A University of California study has determined the link between a newly identified gene and idiopathic (non syndromic) autism. The gene, called TRPC6, is associated with Rett syndrome, a syndromic form of autism, suggesting that different types of autism spectrum disorder (ASD) may share similar molecular pathways.
“I see this research as an example of what can be done for cases of non-syndromic autism, which lack a definitive group of identifying symptoms or characteristics,” said principal investigator Alysson Muotri, PhD, associate professor in the UC San Diego departments of Pediatrics and Cellular and Molecular Medicine. “One can take advantage of genomics to map all mutant genes in the patient and then use their own iPSCs to measure the impact of these mutations in relevant cell types. Moreover, the study of brain cells derived from these iPSCs can reveal potential therapeutic drugs tailored to the individual. It is the rise of personalized medicine for mental/neurological disorders.”
The researchers for this study developed a tooth fairy project where parents provided discarded baby teeth from their autistic child. Scientists extract dental pulp cells from the tooth and differentiate them into iPSC-derived neurons for study.
Research findings reveal a disruption in one of the two copies of the TRPC6 gene in iPSC-derived neurons of a non-syndromic autistic child. Mouse models established that mutations in TRPC6 resulted in altered neuronal development, morphology and function.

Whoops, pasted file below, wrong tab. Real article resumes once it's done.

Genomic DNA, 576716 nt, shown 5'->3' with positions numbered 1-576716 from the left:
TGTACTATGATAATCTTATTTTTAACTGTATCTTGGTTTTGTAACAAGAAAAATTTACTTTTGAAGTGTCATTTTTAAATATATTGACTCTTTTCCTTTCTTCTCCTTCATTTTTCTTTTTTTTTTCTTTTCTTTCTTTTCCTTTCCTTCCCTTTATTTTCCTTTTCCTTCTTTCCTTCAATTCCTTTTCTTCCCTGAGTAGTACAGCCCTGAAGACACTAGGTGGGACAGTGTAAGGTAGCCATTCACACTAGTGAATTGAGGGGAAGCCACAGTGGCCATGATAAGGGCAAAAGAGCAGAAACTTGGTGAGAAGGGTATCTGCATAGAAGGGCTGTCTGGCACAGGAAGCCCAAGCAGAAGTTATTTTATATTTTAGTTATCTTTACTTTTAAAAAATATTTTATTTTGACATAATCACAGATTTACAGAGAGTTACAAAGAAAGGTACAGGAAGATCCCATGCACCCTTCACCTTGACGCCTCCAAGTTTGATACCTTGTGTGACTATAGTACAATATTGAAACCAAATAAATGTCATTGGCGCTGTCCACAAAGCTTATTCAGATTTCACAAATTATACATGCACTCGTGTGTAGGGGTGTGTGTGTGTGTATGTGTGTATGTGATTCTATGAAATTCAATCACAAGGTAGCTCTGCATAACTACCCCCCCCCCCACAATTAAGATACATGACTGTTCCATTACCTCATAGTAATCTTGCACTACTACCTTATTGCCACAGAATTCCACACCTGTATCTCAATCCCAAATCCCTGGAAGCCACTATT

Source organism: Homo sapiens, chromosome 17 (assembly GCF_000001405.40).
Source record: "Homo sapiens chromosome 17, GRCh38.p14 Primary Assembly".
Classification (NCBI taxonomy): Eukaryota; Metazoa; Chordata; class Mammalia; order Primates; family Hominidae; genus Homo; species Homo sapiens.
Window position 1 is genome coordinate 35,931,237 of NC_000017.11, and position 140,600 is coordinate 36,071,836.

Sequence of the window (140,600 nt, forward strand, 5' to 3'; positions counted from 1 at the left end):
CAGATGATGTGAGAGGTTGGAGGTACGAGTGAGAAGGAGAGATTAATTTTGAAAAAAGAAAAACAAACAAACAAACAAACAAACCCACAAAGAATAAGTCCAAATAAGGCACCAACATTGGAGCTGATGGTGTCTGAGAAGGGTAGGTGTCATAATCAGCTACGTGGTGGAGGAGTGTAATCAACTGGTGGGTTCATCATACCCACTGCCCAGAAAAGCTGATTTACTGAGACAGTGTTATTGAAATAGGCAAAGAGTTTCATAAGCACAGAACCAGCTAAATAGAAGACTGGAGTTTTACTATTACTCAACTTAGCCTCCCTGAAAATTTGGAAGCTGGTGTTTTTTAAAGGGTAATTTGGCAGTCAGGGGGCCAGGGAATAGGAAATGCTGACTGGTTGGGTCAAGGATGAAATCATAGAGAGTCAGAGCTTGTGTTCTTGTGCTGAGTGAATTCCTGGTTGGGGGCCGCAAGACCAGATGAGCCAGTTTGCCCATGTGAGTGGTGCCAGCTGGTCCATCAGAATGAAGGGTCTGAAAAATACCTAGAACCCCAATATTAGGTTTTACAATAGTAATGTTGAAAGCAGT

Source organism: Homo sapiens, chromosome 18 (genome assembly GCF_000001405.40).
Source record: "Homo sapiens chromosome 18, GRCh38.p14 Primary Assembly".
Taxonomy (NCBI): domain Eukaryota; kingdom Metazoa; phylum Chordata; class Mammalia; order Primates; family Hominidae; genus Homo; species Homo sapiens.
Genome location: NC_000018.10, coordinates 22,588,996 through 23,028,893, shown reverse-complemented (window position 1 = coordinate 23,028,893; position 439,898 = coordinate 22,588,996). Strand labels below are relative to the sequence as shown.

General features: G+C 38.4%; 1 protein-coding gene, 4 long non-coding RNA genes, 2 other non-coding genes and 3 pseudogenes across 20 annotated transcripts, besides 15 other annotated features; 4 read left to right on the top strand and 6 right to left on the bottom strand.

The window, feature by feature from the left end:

“Taken together, these findings suggest that TRPC6 is a novel predisposing gene for ASD that may act in a multiple-hit model,” Muotri said. “This is the first study to use iPSC-derived human neurons to model non-syndromic ASD and illustrate the potential of modeling genetically complex sporadic diseases using such cells.”
K Griesi-Oliveira, A Acab, A R Gupta, D Y Sunaga, T Chailangkarn, X Nicol, Y Nunez, M F Walker, J D Murdoch, S J Sanders, T V Fernandez, W Ji, R P Lifton, E Vadasz, A Dietrich, D Pradhan, H Song, G-l Ming, X Gu, G Haddad, M C N Marchetto, N Spitzer, M R Passos-Bueno, M W State, A R Muotri. Modeling non-syndromic autism and the impact of TRPC6 disruption in human neurons. Molecular Psychiatry, 2014; DOI: 10.1038/mp.2014.141